In Philadelphia’s 331 years, countless historic structures have been senselessly demolished; William Penn’s Slate Roof House and Frank Furness’ Provident Life building come to mind. So many of Furness’ structures, for that matter. However, in lieu of the wrecking ball, a strange many have just been moved—brick by brick, or the whole thing put onto a flatbed and dragged somewhere else.
For the most part, that these structures still stand is a testament to the determination of the people who sought to preserve them. Perhaps there are more that could be added to this list; please comment below. These stories are often inspirational, especially in light of all the endangered buildings in Philadelphia today. Such structures could also be saved by dismantling and relocating them—but only where there is a will.
What follows is a chronological rundown of Philadelphia’s whole buildings which have been relocated, both within and outside of the city.
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Letitia Street House: Located on West Girard Avenue just west of 34th Street, the Letitia Street House is perhaps the oldest rowhouse (though no longer in a row) in Philadelphia. It was originally sited along Letitia Street, a small north-south street in Old City (within the 100 block of Market Street) that still endures.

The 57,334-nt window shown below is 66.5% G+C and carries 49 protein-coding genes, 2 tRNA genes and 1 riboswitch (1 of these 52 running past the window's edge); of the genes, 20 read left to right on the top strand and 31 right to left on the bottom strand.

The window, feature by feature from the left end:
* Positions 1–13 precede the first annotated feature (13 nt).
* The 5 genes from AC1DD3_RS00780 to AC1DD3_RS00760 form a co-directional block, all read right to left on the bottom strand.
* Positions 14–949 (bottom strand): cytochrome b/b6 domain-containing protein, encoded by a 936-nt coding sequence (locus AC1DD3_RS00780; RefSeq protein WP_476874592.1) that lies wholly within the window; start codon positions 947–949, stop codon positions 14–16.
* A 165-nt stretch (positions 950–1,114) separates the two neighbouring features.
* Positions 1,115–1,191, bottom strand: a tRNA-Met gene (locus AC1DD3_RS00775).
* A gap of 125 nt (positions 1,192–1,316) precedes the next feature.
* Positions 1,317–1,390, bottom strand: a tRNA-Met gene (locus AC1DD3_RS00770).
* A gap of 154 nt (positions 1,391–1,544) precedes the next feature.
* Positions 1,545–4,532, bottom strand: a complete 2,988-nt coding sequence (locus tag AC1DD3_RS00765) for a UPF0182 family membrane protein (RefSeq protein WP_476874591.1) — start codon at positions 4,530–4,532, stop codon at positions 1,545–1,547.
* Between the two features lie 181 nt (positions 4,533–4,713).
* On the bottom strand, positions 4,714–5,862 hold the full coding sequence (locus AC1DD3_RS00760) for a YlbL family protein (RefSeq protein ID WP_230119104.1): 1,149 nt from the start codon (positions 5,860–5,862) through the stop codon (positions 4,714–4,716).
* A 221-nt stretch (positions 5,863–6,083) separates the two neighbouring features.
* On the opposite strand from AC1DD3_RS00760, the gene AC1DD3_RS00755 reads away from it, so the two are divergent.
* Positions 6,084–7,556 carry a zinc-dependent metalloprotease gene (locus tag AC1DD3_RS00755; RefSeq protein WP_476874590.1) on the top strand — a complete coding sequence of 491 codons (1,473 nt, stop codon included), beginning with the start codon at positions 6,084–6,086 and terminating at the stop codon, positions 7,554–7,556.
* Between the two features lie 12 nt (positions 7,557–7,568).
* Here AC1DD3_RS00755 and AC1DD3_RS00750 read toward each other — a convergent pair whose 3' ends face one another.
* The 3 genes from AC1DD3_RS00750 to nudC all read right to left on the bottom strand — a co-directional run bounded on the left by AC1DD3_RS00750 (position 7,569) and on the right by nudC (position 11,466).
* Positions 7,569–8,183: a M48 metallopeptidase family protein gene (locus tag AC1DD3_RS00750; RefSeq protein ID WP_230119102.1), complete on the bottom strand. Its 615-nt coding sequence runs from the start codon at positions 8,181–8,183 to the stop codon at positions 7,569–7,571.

For the longest time, historians and city officials believed that this little house had been bought by or was built at the request of William Penn for his use when he arrived in Philadelphia. Penn supposedly gave it to his daughter, Letitia, at her marriage. Given this alleged history, early preservationists in 1883 succeeded in getting the cottage—which was used as a part of a hotel for some eighty years—purchased by the city when the owner sought to demolish it. Using funds raised by private subscription in one of the first major attempts at historic preservation in Philadelphia, the house was dismantled and rebuilt on the west bank of the Schuylkill River in West Fairmount Park, just north of the Philadelphia Zoo. There, the building operated as a museum until it was revealed that the place had little to do with the Penn family.